Creating a net zero home is impressive and provides the occupants with strong benefits. Creating a net zero home that redefines how utilities work is amazing.
That’s exactly what Meritage Homes set out to do with the reNEWable Living Home. This 2018 BUILDER Concept project was engineered and designed to use energy in a completely different way.
CR Herro, vice president of environmental affairs at Meritage Homes and the lead on the project, explains that the home thinks about grid optimization along with load management. Through innovation in water heating, an insulated slab, attic insulation, the HVAC and solid, panelized wall systems, the house uses a consistent amount of energy throughout the day.
Herro explains the background of this housing revolution in energy efficiency in this short video.
Meritage Homes also partnered with Duke Energy and the Electric Power Research Institute (EPRI) to design a way to monitor the home and understand the energy use. Ram Narayanamurthy, principal program manager at EPRI, shared that a home with the same square footage as the reNEWable Living Home would use 23,910 kilowatt hours annually. By using the Department of Energy’s BeOpt software, Narayanamurthy says the advances of the reNEWable Living Home reduce that by 30% to only 16,887 kilowatt hours per year.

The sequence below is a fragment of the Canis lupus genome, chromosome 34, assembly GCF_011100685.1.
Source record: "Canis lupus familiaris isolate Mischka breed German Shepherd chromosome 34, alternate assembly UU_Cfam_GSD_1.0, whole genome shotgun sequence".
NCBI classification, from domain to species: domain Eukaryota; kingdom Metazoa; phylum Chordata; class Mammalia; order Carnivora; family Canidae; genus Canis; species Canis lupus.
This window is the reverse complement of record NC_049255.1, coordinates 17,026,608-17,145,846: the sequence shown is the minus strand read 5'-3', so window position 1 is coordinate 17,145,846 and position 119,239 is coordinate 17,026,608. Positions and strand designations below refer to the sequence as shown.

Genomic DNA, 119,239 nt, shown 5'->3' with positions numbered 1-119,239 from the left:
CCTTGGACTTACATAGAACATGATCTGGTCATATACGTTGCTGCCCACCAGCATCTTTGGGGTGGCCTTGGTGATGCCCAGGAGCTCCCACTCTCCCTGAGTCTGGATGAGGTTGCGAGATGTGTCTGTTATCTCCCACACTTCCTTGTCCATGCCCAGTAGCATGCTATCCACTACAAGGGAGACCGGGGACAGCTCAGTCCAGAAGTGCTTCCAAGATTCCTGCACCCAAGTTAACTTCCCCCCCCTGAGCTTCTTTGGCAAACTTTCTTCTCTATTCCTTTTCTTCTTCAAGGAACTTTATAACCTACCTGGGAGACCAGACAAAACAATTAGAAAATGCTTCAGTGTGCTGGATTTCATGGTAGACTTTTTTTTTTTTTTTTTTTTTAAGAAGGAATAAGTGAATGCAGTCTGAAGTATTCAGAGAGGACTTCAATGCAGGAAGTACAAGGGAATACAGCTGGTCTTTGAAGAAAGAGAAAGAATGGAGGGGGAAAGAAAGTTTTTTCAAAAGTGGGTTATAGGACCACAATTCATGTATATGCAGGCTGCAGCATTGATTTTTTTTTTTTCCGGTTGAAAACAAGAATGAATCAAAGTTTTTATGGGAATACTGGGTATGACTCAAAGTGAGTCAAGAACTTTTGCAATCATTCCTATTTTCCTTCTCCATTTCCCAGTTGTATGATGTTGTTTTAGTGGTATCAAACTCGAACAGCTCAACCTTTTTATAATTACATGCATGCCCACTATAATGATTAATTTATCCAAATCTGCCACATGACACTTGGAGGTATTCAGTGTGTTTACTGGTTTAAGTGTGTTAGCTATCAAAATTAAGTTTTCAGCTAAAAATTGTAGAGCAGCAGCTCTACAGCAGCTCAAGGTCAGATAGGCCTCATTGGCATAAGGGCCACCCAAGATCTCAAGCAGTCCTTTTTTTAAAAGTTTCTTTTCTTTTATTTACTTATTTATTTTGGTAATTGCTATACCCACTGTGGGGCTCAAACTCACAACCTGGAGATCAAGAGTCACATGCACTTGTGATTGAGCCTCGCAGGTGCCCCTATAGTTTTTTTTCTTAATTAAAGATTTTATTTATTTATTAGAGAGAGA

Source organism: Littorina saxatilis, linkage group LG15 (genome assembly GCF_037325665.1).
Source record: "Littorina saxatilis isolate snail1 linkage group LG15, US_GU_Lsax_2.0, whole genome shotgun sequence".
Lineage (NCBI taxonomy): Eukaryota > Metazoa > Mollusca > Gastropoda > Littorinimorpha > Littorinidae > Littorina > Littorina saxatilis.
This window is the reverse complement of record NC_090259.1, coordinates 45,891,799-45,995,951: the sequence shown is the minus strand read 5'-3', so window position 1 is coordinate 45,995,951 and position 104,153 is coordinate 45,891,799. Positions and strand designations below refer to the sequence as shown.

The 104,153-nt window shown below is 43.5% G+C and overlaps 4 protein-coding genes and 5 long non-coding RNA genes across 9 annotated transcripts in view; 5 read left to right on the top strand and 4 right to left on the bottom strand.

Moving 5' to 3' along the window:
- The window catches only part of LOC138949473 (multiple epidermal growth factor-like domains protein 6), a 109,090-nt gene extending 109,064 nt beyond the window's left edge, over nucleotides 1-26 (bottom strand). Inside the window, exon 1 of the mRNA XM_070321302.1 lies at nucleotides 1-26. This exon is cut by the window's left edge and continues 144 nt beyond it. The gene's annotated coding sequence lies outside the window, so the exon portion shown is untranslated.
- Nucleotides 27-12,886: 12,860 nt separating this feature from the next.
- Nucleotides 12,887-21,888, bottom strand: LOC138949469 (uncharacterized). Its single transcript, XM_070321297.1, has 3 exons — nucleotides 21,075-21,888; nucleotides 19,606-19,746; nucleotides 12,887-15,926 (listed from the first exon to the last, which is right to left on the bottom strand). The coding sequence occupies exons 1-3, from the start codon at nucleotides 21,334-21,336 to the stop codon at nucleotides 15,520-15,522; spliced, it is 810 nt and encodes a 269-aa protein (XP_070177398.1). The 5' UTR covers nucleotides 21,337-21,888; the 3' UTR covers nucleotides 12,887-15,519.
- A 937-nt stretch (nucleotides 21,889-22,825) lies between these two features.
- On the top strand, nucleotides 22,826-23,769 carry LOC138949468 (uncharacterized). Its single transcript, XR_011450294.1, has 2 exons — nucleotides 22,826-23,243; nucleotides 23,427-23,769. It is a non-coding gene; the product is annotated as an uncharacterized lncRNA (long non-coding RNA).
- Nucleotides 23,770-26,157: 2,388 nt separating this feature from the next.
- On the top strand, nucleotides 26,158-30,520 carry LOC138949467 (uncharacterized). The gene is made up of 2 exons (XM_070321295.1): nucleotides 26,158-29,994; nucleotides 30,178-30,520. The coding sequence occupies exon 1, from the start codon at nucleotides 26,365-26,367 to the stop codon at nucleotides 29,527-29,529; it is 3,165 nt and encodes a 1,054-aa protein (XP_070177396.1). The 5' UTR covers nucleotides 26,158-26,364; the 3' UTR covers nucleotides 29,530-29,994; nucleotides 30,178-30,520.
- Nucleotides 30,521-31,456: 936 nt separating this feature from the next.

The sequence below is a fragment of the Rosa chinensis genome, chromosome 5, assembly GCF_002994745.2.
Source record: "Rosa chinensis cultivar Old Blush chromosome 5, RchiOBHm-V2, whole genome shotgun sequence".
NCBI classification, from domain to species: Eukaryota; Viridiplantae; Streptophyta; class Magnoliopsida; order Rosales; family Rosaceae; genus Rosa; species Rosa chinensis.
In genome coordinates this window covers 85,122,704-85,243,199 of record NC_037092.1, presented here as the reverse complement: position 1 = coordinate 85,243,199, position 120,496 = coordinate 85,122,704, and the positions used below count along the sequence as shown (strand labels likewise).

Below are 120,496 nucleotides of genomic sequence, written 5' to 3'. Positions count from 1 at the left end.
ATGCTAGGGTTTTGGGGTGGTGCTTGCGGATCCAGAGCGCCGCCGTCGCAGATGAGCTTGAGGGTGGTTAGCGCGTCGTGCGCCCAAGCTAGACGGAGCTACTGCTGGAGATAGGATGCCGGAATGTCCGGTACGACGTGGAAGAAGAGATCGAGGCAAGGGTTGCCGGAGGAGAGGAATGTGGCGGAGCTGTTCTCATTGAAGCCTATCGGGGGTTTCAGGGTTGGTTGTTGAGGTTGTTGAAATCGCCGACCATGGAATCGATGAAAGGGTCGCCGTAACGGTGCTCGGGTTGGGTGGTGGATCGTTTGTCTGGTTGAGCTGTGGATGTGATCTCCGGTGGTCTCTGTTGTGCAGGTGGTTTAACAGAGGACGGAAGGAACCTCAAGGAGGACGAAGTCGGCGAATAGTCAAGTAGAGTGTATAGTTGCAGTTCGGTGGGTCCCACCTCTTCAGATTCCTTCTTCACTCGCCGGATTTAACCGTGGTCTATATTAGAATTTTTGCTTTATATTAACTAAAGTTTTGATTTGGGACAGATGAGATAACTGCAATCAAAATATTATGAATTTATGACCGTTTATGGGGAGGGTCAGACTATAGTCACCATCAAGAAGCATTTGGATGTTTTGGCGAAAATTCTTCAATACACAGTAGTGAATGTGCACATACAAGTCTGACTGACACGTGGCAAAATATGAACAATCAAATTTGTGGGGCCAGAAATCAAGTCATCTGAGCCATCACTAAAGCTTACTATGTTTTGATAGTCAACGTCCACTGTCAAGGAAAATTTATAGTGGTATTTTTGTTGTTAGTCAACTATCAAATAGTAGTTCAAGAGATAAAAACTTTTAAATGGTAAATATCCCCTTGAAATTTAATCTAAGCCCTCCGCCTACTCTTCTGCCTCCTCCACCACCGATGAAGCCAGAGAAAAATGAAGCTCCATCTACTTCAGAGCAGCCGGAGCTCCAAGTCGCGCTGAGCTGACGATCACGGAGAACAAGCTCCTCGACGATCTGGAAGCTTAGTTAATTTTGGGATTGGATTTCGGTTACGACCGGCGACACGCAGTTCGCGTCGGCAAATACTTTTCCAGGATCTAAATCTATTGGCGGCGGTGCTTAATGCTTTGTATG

This 30% deduction was captured by putting 100% LED lighting in the reNEWable Living Home, using a heat pump water heater that is three times more efficient than an electric water heater, insulating the slab at an R10 value, using R30 closed cell spray foam insulation in the roof, installing a SEER 18, 9.3 HSPF HVAC system and using the HercuWAll ICF 4-inch solid panelized wall system.
The groups will continue to study the home to understand the impact on future construction. Duke Energy will release a report on how zero net homes affect the grid at the end of 2018, and MIT is working with EPRI on a thermal analysis based on installed sensors in the home that will be released in a few months.
This home and its innovative design will be on display in January in Orlando. Register here to visit it and experience the evolution of energy efficiency.